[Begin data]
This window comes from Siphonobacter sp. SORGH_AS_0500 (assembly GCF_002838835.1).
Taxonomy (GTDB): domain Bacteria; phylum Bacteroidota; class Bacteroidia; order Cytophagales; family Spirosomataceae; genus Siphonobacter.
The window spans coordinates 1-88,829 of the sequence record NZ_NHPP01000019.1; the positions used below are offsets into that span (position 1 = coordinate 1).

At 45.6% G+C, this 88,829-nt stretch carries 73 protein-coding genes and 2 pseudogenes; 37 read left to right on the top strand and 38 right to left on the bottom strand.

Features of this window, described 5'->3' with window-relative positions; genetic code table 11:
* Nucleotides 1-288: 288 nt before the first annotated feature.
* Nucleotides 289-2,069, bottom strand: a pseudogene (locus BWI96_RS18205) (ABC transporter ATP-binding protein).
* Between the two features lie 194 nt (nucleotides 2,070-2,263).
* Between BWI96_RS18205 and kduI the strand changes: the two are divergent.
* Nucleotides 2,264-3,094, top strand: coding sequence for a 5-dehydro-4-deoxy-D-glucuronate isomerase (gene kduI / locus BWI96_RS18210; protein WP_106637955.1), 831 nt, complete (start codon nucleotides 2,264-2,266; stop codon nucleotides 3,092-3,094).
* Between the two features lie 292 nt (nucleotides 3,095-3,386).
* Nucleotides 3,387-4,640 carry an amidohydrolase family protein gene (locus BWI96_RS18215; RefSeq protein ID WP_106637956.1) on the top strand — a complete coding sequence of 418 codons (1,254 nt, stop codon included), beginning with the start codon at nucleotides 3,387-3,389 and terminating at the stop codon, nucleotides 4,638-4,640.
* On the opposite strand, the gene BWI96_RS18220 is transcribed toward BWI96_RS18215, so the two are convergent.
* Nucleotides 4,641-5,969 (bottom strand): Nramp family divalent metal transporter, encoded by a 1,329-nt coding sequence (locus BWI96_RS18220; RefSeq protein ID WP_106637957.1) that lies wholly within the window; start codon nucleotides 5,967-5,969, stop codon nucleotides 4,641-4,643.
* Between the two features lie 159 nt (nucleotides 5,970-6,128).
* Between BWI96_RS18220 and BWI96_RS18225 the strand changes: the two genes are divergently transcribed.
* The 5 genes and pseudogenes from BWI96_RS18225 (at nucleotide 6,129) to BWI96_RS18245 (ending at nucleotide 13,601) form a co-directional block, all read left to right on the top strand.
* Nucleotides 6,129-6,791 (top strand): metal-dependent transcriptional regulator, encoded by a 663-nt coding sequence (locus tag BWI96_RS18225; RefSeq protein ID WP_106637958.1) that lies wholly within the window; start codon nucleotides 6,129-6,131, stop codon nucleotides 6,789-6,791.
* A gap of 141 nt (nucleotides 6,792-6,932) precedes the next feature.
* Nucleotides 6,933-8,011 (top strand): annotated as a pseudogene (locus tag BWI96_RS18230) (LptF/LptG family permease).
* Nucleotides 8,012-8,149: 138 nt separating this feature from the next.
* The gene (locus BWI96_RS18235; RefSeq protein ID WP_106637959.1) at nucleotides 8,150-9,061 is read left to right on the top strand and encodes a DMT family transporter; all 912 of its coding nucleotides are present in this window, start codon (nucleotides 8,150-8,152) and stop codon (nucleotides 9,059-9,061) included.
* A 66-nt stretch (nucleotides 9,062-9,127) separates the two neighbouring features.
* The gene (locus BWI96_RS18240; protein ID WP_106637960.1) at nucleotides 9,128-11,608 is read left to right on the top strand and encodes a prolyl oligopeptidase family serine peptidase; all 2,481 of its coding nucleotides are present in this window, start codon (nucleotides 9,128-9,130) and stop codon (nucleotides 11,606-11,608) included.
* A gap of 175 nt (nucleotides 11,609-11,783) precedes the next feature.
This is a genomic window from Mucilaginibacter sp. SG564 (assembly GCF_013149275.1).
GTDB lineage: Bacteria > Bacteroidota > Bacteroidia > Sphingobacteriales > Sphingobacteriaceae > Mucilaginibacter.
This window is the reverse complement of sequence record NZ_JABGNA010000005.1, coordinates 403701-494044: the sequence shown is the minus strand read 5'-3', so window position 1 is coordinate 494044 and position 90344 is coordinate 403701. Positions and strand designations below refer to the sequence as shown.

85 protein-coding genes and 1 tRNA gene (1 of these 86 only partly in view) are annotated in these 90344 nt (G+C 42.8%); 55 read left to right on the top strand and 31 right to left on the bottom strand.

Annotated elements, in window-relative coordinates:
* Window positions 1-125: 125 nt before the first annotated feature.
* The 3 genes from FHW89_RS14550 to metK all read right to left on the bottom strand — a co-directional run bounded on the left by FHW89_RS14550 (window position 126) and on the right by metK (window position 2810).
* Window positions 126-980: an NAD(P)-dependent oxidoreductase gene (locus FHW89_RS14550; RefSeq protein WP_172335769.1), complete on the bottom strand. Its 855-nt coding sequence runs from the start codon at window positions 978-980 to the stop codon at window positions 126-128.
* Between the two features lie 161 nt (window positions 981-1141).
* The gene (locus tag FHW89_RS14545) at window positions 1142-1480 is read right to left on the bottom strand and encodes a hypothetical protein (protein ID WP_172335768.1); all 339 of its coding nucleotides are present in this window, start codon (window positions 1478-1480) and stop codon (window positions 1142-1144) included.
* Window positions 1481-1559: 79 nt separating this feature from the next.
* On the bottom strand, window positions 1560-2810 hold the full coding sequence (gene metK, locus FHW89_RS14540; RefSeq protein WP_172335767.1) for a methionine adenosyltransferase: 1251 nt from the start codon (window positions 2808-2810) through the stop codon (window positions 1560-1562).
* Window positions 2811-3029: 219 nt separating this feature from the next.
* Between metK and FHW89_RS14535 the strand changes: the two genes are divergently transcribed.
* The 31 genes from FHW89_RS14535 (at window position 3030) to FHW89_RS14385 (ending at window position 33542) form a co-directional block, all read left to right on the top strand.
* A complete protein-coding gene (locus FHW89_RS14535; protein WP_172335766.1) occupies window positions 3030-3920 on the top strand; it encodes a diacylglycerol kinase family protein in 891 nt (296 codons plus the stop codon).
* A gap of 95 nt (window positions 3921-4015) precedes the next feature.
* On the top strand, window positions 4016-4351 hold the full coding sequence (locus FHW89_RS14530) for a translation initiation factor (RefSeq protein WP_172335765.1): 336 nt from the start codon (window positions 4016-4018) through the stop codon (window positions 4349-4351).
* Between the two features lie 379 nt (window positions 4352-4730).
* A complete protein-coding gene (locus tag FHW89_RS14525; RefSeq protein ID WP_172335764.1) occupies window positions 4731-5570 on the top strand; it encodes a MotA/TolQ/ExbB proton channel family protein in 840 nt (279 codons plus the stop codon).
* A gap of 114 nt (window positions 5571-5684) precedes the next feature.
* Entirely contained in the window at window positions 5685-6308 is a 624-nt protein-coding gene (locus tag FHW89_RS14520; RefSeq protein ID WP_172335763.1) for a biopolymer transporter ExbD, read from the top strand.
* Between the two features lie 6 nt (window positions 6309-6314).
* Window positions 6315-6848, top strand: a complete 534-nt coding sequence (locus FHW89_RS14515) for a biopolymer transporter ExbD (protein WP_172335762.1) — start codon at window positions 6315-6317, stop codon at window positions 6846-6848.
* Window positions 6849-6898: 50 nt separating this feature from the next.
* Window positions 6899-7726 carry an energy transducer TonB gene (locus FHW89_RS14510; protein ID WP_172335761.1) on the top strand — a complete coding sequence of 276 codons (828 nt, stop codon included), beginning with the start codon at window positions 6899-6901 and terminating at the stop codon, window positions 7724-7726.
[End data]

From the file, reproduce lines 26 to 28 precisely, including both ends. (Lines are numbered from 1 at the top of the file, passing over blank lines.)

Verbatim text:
This is a genomic window from Mucilaginibacter sp. SG564 (assembly GCF_013149275.1).
GTDB lineage: Bacteria > Bacteroidota > Bacteroidia > Sphingobacteriales > Sphingobacteriaceae > Mucilaginibacter.
This window is the reverse complement of sequence record NZ_JABGNA010000005.1, coordinates 403701-494044: the sequence shown is the minus strand read 5'-3', so window position 1 is coordinate 494044 and position 90344 is coordinate 403701. Positions and strand designations below refer to the sequence as shown.